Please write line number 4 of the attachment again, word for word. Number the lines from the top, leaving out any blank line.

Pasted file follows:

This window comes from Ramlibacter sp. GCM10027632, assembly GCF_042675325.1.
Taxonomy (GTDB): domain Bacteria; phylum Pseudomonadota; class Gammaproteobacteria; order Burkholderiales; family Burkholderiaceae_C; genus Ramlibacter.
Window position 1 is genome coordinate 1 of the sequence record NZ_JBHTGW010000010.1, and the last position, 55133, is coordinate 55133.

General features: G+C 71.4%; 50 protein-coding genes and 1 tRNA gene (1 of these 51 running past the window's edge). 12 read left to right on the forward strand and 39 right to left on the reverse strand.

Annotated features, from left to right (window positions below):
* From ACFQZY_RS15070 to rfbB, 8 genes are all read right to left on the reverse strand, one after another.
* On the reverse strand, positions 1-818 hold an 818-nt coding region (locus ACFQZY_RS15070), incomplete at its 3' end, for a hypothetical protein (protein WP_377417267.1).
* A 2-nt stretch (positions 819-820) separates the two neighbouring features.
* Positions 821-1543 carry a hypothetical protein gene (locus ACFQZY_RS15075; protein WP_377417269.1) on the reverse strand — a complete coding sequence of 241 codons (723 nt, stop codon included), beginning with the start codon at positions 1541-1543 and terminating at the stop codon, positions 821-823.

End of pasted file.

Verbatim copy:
General features: G+C 71.4%; 50 protein-coding genes and 1 tRNA gene (1 of these 51 running past the window's edge). 12 read left to right on the forward strand and 39 right to left on the reverse strand.